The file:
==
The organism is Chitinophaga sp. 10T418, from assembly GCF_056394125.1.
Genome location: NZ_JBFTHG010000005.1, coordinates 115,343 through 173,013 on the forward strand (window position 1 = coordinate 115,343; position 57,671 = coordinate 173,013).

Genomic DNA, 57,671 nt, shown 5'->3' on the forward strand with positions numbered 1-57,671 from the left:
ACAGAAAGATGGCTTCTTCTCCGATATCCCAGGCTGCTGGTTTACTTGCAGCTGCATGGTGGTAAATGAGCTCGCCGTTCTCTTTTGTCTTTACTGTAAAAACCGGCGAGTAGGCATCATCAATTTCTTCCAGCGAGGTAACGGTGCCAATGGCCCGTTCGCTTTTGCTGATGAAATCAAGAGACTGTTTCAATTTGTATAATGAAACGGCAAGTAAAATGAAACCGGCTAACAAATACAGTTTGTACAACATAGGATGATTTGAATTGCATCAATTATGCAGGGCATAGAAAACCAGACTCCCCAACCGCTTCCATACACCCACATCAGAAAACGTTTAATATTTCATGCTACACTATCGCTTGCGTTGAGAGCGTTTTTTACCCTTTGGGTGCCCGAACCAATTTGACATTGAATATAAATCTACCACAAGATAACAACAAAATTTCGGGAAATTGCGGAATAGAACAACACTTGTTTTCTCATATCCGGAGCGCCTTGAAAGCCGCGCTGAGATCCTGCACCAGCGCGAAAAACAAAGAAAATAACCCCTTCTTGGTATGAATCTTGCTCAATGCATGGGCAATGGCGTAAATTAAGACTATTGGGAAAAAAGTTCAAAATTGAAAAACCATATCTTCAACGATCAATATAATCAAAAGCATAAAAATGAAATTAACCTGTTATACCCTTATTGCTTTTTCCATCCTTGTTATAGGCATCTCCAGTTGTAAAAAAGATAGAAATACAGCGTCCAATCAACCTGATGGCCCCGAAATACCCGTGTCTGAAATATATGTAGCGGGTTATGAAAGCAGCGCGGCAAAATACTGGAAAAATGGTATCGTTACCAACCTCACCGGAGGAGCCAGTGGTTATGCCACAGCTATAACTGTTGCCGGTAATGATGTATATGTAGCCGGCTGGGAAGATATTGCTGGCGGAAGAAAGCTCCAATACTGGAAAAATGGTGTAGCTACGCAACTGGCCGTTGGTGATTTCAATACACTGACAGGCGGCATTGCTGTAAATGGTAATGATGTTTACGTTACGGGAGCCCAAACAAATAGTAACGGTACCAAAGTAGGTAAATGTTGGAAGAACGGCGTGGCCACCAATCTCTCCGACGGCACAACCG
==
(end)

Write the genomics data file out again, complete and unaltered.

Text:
The organism is Chitinophaga sp. 10T418, from assembly GCF_056394125.1.
Genome location: NZ_JBFTHG010000005.1, coordinates 115,343 through 173,013 on the forward strand (window position 1 = coordinate 115,343; position 57,671 = coordinate 173,013).

Genomic DNA, 57,671 nt, shown 5'->3' on the forward strand with positions numbered 1-57,671 from the left:
ACAGAAAGATGGCTTCTTCTCCGATATCCCAGGCTGCTGGTTTACTTGCAGCTGCATGGTGGTAAATGAGCTCGCCGTTCTCTTTTGTCTTTACTGTAAAAACCGGCGAGTAGGCATCATCAATTTCTTCCAGCGAGGTAACGGTGCCAATGGCCCGTTCGCTTTTGCTGATGAAATCAAGAGACTGTTTCAATTTGTATAATGAAACGGCAAGTAAAATGAAACCGGCTAACAAATACAGTTTGTACAACATAGGATGATTTGAATTGCATCAATTATGCAGGGCATAGAAAACCAGACTCCCCAACCGCTTCCATACACCCACATCAGAAAACGTTTAATATTTCATGCTACACTATCGCTTGCGTTGAGAGCGTTTTTTACCCTTTGGGTGCCCGAACCAATTTGACATTGAATATAAATCTACCACAAGATAACAACAAAATTTCGGGAAATTGCGGAATAGAACAACACTTGTTTTCTCATATCCGGAGCGCCTTGAAAGCCGCGCTGAGATCCTGCACCAGCGCGAAAAACAAAGAAAATAACCCCTTCTTGGTATGAATCTTGCTCAATGCATGGGCAATGGCGTAAATTAAGACTATTGGGAAAAAAGTTCAAAATTGAAAAACCATATCTTCAACGATCAATATAATCAAAAGCATAAAAATGAAATTAACCTGTTATACCCTTATTGCTTTTTCCATCCTTGTTATAGGCATCTCCAGTTGTAAAAAAGATAGAAATACAGCGTCCAATCAACCTGATGGCCCCGAAATACCCGTGTCTGAAATATATGTAGCGGGTTATGAAAGCAGCGCGGCAAAATACTGGAAAAATGGTATCGTTACCAACCTCACCGGAGGAGCCAGTGGTTATGCCACAGCTATAACTGTTGCCGGTAATGATGTATATGTAGCCGGCTGGGAAGATATTGCTGGCGGAAGAAAGCTCCAATACTGGAAAAATGGTGTAGCTACGCAACTGGCCGTTGGTGATTTCAATACACTGACAGGCGGCATTGCTGTAAATGGTAATGATGTTTACGTTACGGGAGCCCAAACAAATAGTAACGGTACCAAAGTAGGTAAATGTTGGAAGAACGGCGTGGCCACCAATCTCTCCGACGGCACAACCG